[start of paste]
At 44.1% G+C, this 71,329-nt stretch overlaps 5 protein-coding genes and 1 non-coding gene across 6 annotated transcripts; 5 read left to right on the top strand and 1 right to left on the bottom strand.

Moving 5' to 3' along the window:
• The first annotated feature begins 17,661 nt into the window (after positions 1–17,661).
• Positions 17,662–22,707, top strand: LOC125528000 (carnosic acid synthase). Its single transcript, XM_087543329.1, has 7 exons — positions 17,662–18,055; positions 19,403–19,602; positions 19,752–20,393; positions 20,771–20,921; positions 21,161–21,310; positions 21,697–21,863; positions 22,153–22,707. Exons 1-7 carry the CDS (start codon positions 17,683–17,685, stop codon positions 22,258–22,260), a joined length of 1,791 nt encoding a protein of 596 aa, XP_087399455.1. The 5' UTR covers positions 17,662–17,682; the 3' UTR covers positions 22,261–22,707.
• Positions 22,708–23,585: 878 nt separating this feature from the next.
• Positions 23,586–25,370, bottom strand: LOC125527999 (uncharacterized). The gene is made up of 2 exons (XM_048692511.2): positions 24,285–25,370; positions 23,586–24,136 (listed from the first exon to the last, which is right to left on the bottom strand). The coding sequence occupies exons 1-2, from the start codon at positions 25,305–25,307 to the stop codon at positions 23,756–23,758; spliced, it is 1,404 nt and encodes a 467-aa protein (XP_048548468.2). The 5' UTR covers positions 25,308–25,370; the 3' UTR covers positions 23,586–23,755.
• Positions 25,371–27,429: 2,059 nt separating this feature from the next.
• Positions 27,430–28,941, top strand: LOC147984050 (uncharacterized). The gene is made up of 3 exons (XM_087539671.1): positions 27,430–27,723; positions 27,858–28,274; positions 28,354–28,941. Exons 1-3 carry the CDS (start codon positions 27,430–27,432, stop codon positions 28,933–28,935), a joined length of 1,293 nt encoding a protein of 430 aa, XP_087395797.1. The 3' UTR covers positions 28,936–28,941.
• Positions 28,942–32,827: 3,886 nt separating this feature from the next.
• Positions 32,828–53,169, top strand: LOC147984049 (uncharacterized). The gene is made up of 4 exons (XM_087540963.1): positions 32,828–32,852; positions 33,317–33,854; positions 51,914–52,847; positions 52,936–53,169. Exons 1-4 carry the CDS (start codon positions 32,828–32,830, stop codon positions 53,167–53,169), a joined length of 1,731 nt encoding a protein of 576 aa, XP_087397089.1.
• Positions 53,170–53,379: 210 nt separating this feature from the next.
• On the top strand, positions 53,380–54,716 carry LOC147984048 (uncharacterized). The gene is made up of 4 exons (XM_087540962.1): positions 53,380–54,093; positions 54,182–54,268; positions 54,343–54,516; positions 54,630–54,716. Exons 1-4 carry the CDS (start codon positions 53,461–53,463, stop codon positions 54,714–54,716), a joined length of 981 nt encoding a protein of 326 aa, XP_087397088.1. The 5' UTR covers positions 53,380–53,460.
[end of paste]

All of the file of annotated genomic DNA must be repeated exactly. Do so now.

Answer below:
At 44.1% G+C, this 71,329-nt stretch overlaps 5 protein-coding genes and 1 non-coding gene across 6 annotated transcripts; 5 read left to right on the top strand and 1 right to left on the bottom strand.

Moving 5' to 3' along the window:
• The first annotated feature begins 17,661 nt into the window (after positions 1–17,661).
• Positions 17,662–22,707, top strand: LOC125528000 (carnosic acid synthase). Its single transcript, XM_087543329.1, has 7 exons — positions 17,662–18,055; positions 19,403–19,602; positions 19,752–20,393; positions 20,771–20,921; positions 21,161–21,310; positions 21,697–21,863; positions 22,153–22,707. Exons 1-7 carry the CDS (start codon positions 17,683–17,685, stop codon positions 22,258–22,260), a joined length of 1,791 nt encoding a protein of 596 aa, XP_087399455.1. The 5' UTR covers positions 17,662–17,682; the 3' UTR covers positions 22,261–22,707.
• Positions 22,708–23,585: 878 nt separating this feature from the next.
• Positions 23,586–25,370, bottom strand: LOC125527999 (uncharacterized). The gene is made up of 2 exons (XM_048692511.2): positions 24,285–25,370; positions 23,586–24,136 (listed from the first exon to the last, which is right to left on the bottom strand). The coding sequence occupies exons 1-2, from the start codon at positions 25,305–25,307 to the stop codon at positions 23,756–23,758; spliced, it is 1,404 nt and encodes a 467-aa protein (XP_048548468.2). The 5' UTR covers positions 25,308–25,370; the 3' UTR covers positions 23,586–23,755.
• Positions 25,371–27,429: 2,059 nt separating this feature from the next.
• Positions 27,430–28,941, top strand: LOC147984050 (uncharacterized). The gene is made up of 3 exons (XM_087539671.1): positions 27,430–27,723; positions 27,858–28,274; positions 28,354–28,941. Exons 1-3 carry the CDS (start codon positions 27,430–27,432, stop codon positions 28,933–28,935), a joined length of 1,293 nt encoding a protein of 430 aa, XP_087395797.1. The 3' UTR covers positions 28,936–28,941.
• Positions 28,942–32,827: 3,886 nt separating this feature from the next.
• Positions 32,828–53,169, top strand: LOC147984049 (uncharacterized). The gene is made up of 4 exons (XM_087540963.1): positions 32,828–32,852; positions 33,317–33,854; positions 51,914–52,847; positions 52,936–53,169. Exons 1-4 carry the CDS (start codon positions 32,828–32,830, stop codon positions 53,167–53,169), a joined length of 1,731 nt encoding a protein of 576 aa, XP_087397089.1.
• Positions 53,170–53,379: 210 nt separating this feature from the next.
• On the top strand, positions 53,380–54,716 carry LOC147984048 (uncharacterized). The gene is made up of 4 exons (XM_087540962.1): positions 53,380–54,093; positions 54,182–54,268; positions 54,343–54,516; positions 54,630–54,716. Exons 1-4 carry the CDS (start codon positions 53,461–53,463, stop codon positions 54,714–54,716), a joined length of 981 nt encoding a protein of 326 aa, XP_087397088.1. The 5' UTR covers positions 53,380–53,460.